Stocks Mixed in Asia Before CPI; Yen Gains on BOJ:
- A regional equity benchmark set to end two-day losing streak
- Kolanovic and Wilson caution that equities still face trouble
Shares were mixed in Asia as investors positioned for US inflation data after a drop in wage-growth expectations eased some of the concern over rising prices.
A gauge of the region’s equities was on course to snap a two-day losing streak, with Japanese and South Korean stocks rising while those in Hong Kong and mainland China swung between gains and losses. Shares of cryptocurrency-related companies were also mixed in Asia as US financial regulators take an increasingly aggressive posture to the industry.
Futures for the S&P 500 and tech-heavy Nasdaq 100 slipped after the indexes added more than 1% on Monday, when a survey showed Americans drastically reduced their expectations for household income growth amid tighter monetary policy.
The yen held a small advance after the government officially nominated Kazuo Ueda as the next Bank of Japan governor. Bets have increased recently that the BOJ’s yield-curve control and negative-rate policies may be abolished soon under Ueda’s leadership.
Futures on 10-year bonds moved higher while the benchmark debt targeted by the BOJ was untraded Tuesday. Earlier, data showed Japan’s economy returned to growth in the three months through December, while consumption recovered, business spending contracted and inventories dragged down on the economy.
The possibility of a prolonged hiking cycle in Japan will be the swing factor for the market, according to Morgan Stanley strategists John Kalamaras and Wanting Low. “To the extent a BOJ hiking cycle does not materialize, that should help cement JPY’s status as a ‘funding currency’,” they wrote in a note. “We think more conviction is needed though that BOJ’s reaction function will not be altered and hence stay neutral in the meantime.”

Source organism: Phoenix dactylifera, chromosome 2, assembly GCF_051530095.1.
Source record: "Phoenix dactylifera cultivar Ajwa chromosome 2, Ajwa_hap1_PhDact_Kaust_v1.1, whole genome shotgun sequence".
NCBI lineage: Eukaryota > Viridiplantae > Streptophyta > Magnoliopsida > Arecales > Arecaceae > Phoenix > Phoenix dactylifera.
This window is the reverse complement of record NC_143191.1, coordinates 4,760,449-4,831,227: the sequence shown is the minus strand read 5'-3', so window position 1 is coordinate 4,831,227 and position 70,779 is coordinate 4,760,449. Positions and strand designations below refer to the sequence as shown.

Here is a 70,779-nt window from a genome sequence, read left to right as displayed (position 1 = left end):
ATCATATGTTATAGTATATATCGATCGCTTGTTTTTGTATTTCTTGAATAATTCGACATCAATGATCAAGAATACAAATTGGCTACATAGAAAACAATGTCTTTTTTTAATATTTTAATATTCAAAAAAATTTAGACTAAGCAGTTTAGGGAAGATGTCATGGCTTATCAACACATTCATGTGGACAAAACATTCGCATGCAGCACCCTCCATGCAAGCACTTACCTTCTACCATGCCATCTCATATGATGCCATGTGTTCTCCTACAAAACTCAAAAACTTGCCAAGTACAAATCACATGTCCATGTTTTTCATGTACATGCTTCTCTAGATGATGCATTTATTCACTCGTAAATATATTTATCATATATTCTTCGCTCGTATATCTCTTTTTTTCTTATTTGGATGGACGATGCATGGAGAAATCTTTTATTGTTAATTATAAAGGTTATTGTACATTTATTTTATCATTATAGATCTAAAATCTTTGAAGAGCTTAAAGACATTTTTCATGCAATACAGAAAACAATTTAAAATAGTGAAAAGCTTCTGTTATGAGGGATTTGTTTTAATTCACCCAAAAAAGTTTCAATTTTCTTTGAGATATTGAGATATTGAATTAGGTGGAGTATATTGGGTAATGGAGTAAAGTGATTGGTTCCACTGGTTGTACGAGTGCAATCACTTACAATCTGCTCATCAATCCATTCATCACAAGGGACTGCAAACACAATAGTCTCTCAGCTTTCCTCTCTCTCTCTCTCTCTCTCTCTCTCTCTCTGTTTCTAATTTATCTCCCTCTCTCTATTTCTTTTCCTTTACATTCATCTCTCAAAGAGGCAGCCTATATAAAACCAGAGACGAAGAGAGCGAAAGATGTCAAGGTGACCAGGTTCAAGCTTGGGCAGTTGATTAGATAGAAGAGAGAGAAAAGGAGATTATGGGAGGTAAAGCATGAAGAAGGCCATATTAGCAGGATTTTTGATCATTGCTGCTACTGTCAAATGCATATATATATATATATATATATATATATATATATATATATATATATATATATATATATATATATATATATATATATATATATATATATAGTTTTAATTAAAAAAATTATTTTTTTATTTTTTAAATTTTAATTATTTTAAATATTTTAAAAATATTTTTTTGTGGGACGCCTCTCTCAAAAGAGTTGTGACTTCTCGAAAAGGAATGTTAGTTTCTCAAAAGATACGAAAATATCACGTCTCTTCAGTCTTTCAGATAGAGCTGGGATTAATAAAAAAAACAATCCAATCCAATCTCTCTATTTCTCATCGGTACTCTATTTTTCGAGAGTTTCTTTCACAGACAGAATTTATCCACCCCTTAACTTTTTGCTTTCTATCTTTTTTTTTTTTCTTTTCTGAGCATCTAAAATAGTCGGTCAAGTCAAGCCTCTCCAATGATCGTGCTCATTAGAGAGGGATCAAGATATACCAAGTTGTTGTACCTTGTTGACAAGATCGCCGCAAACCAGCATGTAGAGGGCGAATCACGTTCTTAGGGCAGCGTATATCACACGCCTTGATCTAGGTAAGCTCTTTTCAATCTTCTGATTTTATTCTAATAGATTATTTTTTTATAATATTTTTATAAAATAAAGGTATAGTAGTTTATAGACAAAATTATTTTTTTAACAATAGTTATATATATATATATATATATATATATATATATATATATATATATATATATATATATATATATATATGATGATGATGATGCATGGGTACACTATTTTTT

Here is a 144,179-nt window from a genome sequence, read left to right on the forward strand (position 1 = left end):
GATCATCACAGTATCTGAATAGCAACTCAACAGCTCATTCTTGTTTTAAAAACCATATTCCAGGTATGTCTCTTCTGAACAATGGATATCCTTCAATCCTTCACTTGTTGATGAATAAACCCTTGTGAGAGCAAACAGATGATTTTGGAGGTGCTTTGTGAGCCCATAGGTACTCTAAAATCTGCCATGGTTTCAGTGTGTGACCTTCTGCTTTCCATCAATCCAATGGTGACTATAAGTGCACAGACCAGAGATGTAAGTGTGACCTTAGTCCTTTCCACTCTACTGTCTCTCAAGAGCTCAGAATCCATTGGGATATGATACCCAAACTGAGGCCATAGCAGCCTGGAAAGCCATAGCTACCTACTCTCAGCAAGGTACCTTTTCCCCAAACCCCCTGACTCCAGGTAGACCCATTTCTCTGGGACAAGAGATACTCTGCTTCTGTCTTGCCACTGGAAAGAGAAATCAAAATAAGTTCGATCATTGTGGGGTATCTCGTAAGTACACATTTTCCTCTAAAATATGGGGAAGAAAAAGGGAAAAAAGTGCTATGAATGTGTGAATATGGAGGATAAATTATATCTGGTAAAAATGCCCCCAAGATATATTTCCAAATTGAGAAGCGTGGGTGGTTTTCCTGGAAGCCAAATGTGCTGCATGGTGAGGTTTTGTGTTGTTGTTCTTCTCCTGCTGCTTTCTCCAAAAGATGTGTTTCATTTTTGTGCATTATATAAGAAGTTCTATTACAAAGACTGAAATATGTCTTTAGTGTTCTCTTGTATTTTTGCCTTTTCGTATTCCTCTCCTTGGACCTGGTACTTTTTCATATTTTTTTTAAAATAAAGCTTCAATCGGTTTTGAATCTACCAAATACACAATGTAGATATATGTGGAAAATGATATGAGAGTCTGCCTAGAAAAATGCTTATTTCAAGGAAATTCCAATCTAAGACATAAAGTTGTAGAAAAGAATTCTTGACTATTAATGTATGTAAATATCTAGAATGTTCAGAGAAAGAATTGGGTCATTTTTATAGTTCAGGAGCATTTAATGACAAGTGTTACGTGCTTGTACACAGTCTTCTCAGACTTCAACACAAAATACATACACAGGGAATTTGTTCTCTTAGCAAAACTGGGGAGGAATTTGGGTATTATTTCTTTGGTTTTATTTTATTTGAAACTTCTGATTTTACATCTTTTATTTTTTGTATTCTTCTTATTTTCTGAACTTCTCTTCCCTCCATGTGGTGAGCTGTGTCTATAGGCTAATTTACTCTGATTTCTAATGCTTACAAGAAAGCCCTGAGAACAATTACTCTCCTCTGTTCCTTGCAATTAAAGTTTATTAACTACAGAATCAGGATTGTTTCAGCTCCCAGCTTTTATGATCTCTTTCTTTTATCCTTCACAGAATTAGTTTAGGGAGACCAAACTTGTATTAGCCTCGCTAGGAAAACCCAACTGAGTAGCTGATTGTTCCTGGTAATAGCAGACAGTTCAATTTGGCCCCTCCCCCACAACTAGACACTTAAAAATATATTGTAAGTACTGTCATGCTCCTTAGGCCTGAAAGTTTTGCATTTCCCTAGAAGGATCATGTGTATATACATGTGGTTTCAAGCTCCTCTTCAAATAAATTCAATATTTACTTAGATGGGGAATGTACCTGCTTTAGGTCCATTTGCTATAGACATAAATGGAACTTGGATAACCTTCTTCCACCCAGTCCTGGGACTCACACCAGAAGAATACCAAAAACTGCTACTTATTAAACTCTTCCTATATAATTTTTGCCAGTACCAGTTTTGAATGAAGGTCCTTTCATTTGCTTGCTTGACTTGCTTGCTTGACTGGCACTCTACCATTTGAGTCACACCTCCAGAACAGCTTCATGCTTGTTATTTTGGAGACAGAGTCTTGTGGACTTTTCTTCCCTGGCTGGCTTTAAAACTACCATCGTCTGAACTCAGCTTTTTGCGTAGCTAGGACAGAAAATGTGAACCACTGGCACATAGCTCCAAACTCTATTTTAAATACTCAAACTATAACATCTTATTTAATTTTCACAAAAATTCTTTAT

A gauge of greenback strength edged lower and 10-year US Treasury yields were little changed. The New Zealand dollar extended a decline after two-year inflation expectations eased.
Meanwhile, the Hong Kong Monetary Authority bought the local currency for the first time since November to manage its peg to the dollar. Late last week, the Hong Kong dollar touched the weak end of its 7.75-7.85 trading band versus the greenback, increasing the likelihood of government intervention.
US inflation probably accelerated in January to 0.5% from December’s 0.1%, while slowing year on year to 6.2% from 6.5%, according to estimates compiled by Bloomberg.
Figures of 6.2% and 0.5% or lower would likely see US equities extend their January rally and break recent highs, Tony Sycamore, a market analyst at IG Australia Pty, wrote in a note. A reading of 6.5% or higher year-on-year would see stocks slump and the dollar rip higher, according to Sycamore.
Oil prices, a key inflation component, fell on a report that the Biden administration plans to sell more crude oil from the Strategic Petroleum Reserve. Gold rose.
- US CPI, UK jobless claims, Eurozone GDP, New York Fed President John Williams gives the keynote speech at New York Bankers Association event Tuesday
- US retail sales, UK CPI Wednesday
- US jobless claims, Australia unemployment, Cleveland Fed President Loretta Mester speaks at Global Interdependence Center event Thursday
- France CPI, Russia GDP Friday